01/07/2018 § 6 Comments
Trefin is a village on the north coast of Pembrokeshire. My great-grandfather James Price, stonemason, lived there with his wife Rachel and raised his family there. My grandfather, William Price was his eldest son and at the time of James’ death, aged just 42, Will was working as his apprentice.
I’ve grown up always knowing that ‘my great-grandfather built the slate gateposts for Capel Trefin’. Whenever we visited Pembrokeshire we would stop and ‘touch the gateposts’. Over the years, the Chapel began to fall into disrepair but a few years ago, on a trip with my father, we saw a sign saying the Chapel was open to the public.
It is now a heritage centre for the village of Trefin and the doors are often open to allow everyone some peace and tranquility and to glimpse this imposing building’s glory. The outer shell has undergone extensive work and inside, the lime plaster and restoration has breathed new life into the once very tired building. As I walked around, I had an idea to make a quilt for the Chapel and approached the owner. As we chatted via email, he mentioned the frame behind the pulpit and my mind began whirring with ideas for a textile collage, instead of a quilt.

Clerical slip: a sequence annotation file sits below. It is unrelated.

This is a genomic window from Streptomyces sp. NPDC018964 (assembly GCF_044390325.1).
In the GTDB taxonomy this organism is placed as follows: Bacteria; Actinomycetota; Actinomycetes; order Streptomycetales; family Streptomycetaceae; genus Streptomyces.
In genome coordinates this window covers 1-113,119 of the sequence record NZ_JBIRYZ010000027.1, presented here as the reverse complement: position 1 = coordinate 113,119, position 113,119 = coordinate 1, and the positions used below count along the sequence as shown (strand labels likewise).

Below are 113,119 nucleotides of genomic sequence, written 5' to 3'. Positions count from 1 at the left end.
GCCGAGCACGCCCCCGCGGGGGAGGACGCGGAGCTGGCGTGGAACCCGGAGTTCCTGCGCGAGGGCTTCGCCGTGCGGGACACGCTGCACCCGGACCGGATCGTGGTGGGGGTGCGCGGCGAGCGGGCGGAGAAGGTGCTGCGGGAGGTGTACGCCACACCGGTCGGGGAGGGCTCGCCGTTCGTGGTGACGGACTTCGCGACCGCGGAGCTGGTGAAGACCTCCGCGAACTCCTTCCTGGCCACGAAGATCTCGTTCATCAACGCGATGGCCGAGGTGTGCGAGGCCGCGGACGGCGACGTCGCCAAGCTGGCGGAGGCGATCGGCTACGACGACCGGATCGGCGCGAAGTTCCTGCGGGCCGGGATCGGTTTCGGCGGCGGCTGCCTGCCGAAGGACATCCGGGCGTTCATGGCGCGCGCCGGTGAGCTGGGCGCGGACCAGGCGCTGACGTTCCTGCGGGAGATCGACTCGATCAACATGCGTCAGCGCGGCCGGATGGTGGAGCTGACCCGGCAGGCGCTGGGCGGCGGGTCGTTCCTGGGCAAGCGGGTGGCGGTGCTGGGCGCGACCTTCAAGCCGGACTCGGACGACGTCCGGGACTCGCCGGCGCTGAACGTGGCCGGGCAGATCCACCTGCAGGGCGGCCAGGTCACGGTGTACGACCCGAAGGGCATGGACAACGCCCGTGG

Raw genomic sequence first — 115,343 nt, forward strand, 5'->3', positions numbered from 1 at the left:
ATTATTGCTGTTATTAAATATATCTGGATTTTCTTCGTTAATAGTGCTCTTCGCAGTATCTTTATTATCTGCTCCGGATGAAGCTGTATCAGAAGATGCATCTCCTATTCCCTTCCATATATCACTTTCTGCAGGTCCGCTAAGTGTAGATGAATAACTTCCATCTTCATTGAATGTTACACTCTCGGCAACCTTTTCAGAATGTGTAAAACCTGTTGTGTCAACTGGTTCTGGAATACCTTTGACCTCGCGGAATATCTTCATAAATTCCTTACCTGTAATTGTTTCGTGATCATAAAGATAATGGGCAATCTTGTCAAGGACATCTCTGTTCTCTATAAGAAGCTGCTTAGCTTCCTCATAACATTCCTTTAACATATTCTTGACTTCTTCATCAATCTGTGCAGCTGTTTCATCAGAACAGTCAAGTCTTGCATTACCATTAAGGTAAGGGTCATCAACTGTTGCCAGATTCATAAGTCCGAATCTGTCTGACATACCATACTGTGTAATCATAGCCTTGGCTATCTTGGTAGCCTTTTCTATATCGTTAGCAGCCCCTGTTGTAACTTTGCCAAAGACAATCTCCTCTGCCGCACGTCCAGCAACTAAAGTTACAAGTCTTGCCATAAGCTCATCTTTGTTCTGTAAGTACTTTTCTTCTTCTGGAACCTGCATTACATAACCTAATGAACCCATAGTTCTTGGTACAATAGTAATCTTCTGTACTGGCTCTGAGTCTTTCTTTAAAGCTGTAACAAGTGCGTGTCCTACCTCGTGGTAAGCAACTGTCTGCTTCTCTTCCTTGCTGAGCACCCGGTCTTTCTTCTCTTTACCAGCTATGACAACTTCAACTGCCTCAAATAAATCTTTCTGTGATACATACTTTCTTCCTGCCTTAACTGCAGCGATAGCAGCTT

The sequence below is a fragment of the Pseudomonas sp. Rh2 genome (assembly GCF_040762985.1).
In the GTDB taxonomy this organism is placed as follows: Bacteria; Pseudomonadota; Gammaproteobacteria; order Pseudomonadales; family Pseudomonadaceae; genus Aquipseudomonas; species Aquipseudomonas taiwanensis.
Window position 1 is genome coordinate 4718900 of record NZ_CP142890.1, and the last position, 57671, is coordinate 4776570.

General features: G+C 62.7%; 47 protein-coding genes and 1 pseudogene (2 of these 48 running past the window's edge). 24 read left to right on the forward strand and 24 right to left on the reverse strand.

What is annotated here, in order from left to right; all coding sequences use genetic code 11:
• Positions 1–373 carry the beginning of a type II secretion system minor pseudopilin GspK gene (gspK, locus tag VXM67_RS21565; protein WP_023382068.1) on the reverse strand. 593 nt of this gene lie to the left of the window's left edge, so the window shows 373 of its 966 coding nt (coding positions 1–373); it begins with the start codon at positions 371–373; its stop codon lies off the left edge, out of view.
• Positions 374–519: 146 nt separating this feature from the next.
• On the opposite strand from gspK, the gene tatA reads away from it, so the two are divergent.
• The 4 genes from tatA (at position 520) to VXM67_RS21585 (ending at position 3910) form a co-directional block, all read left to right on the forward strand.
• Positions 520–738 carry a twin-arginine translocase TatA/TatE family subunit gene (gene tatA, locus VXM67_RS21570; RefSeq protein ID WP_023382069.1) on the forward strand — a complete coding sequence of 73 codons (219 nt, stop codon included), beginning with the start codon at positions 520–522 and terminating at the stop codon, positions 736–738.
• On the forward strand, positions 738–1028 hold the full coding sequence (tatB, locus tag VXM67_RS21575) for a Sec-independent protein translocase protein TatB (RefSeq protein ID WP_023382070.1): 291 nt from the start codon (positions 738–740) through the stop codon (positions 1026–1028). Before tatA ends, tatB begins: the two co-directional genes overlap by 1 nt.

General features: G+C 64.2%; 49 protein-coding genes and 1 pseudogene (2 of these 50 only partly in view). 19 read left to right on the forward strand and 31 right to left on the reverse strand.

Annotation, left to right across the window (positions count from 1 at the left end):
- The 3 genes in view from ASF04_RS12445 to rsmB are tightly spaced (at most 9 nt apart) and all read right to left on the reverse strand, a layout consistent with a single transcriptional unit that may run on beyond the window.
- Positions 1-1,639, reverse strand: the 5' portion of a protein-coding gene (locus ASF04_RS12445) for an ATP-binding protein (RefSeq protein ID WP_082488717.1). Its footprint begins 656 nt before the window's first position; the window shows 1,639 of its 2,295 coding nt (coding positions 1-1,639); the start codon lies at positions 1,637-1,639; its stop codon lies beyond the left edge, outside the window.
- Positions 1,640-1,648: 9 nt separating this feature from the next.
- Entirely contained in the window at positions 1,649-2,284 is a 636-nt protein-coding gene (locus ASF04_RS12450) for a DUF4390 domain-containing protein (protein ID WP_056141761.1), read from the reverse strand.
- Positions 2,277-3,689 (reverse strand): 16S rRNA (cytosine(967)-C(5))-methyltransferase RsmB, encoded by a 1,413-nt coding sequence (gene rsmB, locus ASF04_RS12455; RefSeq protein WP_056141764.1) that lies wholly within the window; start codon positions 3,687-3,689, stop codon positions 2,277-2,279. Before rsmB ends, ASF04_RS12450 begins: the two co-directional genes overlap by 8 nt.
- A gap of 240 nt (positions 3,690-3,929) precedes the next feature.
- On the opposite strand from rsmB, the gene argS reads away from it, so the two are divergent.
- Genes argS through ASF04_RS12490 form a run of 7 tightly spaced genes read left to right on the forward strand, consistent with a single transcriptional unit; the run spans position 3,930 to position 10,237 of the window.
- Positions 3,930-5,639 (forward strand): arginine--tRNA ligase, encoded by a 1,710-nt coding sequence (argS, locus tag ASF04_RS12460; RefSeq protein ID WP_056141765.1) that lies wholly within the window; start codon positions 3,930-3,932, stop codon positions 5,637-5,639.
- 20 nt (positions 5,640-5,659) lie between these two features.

The plaster frame is long – over 1.5m and narrow – about 0.5m. That’s a difficult shape to work with but almost immediately I could imagine what I wanted to do. The owner and I agreed a target date by which the panel should be on display and this gave me many months, though in truth I like a deadline so I can focus over a shorter period. I always have a deadline, and then a few weeks before that, my own date for completion. I met both, with some serious stitching on my little Janome 525S. As regular readers will know I have 2 big Janome Horizon machines that I (and my students) absolutely love but they don’t like doing freehand, however, the little 525 took on the job and stitched along very merrily – literally millions of stitches.
Fibre art, or textile collage is my new favourite sewing pastime. For a panel of this size, it takes a lot of planning – and a lot of scraps. The process is complicated –
- To begin, I drew the shape and then simply ‘colour-blocked’ it with scrap fabric.
- The next stage took longer – every section was covered with minute scraps and then covered with a soluble film and stitched – tiny, tiny freehand stitching on machine (photo 1 above). It looked like a misty, washed-out mess. Then it was soaked in the bath to remove the soluble film and to tell the truth, it then looked even worse!
- As I started to add the details, the buildings and landscape took shape, building the gateposts in exactly the same pattern as my great-grandfather (I’d taken lots of photos), even adding in a few mossy bits where they grow. This part of the project was both satisfying and painstaking.